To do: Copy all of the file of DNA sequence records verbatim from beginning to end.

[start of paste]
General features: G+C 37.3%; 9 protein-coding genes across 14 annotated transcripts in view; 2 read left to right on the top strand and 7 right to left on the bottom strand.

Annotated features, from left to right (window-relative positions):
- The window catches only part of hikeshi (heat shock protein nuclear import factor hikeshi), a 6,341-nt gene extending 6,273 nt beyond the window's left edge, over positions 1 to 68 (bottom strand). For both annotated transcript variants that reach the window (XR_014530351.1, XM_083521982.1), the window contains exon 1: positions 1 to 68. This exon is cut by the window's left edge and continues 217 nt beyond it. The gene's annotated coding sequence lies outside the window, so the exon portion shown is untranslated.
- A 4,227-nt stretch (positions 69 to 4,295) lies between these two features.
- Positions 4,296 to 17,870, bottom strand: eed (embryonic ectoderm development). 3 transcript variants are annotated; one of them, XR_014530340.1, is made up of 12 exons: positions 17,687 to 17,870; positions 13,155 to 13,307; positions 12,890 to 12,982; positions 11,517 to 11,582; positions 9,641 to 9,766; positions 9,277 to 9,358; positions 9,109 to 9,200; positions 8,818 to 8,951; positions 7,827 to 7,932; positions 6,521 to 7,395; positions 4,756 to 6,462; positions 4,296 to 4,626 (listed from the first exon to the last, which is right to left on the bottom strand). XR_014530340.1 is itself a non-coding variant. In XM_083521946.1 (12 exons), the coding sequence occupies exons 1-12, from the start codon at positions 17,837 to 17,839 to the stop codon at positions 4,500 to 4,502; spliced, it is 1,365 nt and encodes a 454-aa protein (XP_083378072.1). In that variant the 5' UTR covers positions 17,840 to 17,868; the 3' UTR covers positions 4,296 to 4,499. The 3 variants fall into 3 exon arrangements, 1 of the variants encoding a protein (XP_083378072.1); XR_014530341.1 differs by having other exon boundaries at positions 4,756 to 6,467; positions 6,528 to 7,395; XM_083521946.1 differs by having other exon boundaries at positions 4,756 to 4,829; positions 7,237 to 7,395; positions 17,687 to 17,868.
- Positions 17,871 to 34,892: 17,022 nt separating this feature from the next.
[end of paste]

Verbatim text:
General features: G+C 37.3%; 9 protein-coding genes across 14 annotated transcripts in view; 2 read left to right on the top strand and 7 right to left on the bottom strand.

Annotated features, from left to right (window-relative positions):
- The window catches only part of hikeshi (heat shock protein nuclear import factor hikeshi), a 6,341-nt gene extending 6,273 nt beyond the window's left edge, over positions 1 to 68 (bottom strand). For both annotated transcript variants that reach the window (XR_014530351.1, XM_083521982.1), the window contains exon 1: positions 1 to 68. This exon is cut by the window's left edge and continues 217 nt beyond it. The gene's annotated coding sequence lies outside the window, so the exon portion shown is untranslated.
- A 4,227-nt stretch (positions 69 to 4,295) lies between these two features.
- Positions 4,296 to 17,870, bottom strand: eed (embryonic ectoderm development). 3 transcript variants are annotated; one of them, XR_014530340.1, is made up of 12 exons: positions 17,687 to 17,870; positions 13,155 to 13,307; positions 12,890 to 12,982; positions 11,517 to 11,582; positions 9,641 to 9,766; positions 9,277 to 9,358; positions 9,109 to 9,200; positions 8,818 to 8,951; positions 7,827 to 7,932; positions 6,521 to 7,395; positions 4,756 to 6,462; positions 4,296 to 4,626 (listed from the first exon to the last, which is right to left on the bottom strand). XR_014530340.1 is itself a non-coding variant. In XM_083521946.1 (12 exons), the coding sequence occupies exons 1-12, from the start codon at positions 17,837 to 17,839 to the stop codon at positions 4,500 to 4,502; spliced, it is 1,365 nt and encodes a 454-aa protein (XP_083378072.1). In that variant the 5' UTR covers positions 17,840 to 17,868; the 3' UTR covers positions 4,296 to 4,499. The 3 variants fall into 3 exon arrangements, 1 of the variants encoding a protein (XP_083378072.1); XR_014530341.1 differs by having other exon boundaries at positions 4,756 to 6,467; positions 6,528 to 7,395; XM_083521946.1 differs by having other exon boundaries at positions 4,756 to 4,829; positions 7,237 to 7,395; positions 17,687 to 17,868.
- Positions 17,871 to 34,892: 17,022 nt separating this feature from the next.